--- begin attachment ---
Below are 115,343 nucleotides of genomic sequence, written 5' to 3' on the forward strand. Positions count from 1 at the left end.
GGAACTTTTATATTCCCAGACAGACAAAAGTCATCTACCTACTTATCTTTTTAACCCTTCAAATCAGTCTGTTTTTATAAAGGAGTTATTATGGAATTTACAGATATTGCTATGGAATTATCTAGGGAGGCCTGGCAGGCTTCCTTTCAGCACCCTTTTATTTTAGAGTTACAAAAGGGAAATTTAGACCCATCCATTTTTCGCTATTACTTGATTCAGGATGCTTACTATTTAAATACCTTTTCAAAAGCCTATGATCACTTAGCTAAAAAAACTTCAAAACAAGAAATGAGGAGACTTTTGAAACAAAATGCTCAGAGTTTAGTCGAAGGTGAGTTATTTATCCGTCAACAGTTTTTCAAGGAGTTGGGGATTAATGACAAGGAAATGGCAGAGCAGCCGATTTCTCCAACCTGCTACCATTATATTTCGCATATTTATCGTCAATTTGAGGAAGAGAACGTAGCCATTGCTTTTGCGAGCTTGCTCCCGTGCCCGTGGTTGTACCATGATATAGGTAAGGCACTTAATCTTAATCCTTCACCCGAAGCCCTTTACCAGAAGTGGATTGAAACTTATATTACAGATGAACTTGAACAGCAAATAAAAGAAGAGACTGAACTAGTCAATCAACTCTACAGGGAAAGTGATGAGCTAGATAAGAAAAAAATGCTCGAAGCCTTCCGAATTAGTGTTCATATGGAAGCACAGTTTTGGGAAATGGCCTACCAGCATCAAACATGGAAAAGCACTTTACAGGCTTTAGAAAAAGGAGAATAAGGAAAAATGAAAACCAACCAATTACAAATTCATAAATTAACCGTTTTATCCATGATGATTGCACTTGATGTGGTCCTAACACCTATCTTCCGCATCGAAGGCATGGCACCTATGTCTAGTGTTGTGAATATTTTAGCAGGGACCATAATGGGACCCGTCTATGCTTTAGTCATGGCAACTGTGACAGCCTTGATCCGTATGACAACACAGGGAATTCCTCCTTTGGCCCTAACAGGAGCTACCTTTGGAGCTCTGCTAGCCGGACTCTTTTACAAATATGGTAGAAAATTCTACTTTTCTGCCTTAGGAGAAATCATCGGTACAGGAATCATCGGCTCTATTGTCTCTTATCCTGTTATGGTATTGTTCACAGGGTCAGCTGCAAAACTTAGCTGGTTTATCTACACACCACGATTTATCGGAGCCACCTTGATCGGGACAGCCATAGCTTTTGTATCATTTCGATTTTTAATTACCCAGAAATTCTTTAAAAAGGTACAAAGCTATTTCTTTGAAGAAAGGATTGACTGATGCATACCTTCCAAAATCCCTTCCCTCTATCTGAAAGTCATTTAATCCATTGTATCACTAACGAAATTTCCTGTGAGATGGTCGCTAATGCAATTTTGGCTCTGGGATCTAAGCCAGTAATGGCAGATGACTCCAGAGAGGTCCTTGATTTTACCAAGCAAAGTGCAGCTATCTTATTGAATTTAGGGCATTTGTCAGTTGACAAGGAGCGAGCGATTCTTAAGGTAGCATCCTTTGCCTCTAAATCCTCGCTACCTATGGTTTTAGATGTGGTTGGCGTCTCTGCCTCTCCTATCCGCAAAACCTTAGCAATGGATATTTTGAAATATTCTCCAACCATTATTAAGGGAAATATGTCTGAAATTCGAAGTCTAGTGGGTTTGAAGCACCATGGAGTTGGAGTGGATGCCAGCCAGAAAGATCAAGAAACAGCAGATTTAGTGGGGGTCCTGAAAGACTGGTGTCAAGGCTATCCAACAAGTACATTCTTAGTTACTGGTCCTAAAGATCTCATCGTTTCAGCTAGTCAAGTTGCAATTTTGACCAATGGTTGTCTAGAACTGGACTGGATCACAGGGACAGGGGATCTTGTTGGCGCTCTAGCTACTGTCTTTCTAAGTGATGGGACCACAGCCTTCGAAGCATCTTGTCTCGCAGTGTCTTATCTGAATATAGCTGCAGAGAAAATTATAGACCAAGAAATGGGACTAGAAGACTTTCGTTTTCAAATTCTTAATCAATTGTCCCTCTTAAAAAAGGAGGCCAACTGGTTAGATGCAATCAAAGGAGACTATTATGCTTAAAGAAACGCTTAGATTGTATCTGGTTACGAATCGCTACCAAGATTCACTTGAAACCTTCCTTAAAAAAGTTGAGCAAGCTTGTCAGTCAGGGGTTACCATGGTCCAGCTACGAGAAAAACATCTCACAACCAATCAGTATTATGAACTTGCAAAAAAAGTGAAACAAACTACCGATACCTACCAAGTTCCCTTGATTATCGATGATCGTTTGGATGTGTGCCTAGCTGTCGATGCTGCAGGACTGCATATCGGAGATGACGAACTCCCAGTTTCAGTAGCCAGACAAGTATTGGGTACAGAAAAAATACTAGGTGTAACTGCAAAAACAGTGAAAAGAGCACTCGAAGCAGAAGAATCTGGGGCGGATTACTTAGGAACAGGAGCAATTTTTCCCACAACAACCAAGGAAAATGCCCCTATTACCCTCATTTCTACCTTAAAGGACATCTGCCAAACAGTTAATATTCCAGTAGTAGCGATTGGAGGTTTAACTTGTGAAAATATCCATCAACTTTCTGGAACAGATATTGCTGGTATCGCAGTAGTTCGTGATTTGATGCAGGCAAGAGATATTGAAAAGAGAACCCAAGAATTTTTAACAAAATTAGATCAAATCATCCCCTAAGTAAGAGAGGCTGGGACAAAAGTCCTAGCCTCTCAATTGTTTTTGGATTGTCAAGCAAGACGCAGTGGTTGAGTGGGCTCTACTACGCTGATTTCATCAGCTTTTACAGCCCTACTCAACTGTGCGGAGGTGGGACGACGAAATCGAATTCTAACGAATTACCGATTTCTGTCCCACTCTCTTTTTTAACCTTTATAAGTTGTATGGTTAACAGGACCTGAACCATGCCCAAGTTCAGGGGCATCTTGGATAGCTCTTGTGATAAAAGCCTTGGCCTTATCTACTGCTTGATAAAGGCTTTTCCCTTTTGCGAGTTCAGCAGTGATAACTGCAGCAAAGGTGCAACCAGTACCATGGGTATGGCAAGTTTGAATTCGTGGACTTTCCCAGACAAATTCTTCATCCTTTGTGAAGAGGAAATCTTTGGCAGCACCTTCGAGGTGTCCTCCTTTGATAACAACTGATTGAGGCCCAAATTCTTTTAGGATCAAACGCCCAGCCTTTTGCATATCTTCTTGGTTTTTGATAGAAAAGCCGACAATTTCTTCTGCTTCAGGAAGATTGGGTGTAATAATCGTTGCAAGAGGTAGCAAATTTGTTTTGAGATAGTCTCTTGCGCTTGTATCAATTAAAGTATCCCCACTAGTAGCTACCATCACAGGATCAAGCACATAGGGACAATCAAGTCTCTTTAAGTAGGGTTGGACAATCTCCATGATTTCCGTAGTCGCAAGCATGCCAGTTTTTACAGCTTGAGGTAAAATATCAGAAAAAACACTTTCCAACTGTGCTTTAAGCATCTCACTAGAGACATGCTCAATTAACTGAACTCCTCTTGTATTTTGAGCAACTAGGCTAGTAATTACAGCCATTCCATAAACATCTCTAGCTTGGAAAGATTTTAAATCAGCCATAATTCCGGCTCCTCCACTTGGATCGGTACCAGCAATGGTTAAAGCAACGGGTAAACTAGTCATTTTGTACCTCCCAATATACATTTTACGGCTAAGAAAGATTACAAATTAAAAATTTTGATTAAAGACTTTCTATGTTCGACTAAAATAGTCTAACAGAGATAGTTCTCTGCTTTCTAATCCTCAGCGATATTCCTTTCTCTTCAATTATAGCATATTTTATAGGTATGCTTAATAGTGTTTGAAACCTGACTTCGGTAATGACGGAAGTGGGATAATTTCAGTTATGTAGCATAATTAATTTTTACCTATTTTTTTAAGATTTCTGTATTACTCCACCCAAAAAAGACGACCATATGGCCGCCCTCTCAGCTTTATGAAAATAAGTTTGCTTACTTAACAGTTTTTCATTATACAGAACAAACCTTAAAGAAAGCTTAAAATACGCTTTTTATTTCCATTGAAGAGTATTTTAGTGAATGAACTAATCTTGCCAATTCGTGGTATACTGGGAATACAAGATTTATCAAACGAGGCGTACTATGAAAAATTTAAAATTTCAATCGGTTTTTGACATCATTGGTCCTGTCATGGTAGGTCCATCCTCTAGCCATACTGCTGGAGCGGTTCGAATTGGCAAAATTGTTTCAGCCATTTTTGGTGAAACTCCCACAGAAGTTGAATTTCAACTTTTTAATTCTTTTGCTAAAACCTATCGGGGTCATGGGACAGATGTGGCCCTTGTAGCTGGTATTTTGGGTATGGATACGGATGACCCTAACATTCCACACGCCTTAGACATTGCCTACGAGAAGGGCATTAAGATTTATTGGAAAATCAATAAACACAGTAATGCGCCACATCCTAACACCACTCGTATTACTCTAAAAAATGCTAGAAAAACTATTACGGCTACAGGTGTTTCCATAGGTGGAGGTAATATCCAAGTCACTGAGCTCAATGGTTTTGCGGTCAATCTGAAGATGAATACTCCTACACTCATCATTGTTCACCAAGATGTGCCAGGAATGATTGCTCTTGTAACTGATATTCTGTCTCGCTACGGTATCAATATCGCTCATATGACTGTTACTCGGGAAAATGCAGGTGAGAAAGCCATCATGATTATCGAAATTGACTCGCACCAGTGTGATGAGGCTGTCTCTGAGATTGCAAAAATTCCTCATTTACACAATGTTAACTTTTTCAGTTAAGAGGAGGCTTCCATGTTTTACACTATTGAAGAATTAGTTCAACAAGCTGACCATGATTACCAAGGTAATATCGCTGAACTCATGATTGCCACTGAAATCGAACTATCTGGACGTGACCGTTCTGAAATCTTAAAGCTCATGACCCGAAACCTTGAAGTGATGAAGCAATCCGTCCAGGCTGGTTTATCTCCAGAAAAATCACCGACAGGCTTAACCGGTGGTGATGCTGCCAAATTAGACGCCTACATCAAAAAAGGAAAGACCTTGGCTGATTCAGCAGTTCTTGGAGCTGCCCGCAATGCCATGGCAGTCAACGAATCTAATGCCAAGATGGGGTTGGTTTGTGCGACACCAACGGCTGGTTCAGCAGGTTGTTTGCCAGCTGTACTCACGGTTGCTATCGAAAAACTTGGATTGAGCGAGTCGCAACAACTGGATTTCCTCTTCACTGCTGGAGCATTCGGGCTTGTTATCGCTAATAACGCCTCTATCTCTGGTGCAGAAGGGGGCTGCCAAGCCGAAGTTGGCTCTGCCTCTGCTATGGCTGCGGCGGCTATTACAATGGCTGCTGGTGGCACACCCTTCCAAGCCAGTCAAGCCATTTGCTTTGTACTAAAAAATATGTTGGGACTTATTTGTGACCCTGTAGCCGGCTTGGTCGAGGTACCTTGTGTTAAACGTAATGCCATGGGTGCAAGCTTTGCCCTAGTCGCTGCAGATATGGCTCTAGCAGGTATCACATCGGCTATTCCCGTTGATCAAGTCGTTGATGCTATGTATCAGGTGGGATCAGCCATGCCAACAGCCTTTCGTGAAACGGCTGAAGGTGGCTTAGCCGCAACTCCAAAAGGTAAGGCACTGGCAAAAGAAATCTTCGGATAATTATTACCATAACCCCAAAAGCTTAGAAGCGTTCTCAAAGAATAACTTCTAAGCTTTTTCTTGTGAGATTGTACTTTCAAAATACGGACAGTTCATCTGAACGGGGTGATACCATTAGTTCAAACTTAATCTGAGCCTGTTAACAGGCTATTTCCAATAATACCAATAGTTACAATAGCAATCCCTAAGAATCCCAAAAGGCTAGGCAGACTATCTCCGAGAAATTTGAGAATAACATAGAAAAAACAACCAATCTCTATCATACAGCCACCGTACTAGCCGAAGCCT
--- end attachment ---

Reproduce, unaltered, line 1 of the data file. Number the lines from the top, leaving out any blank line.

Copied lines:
Below are 115,343 nucleotides of genomic sequence, written 5' to 3' on the forward strand. Positions count from 1 at the left end.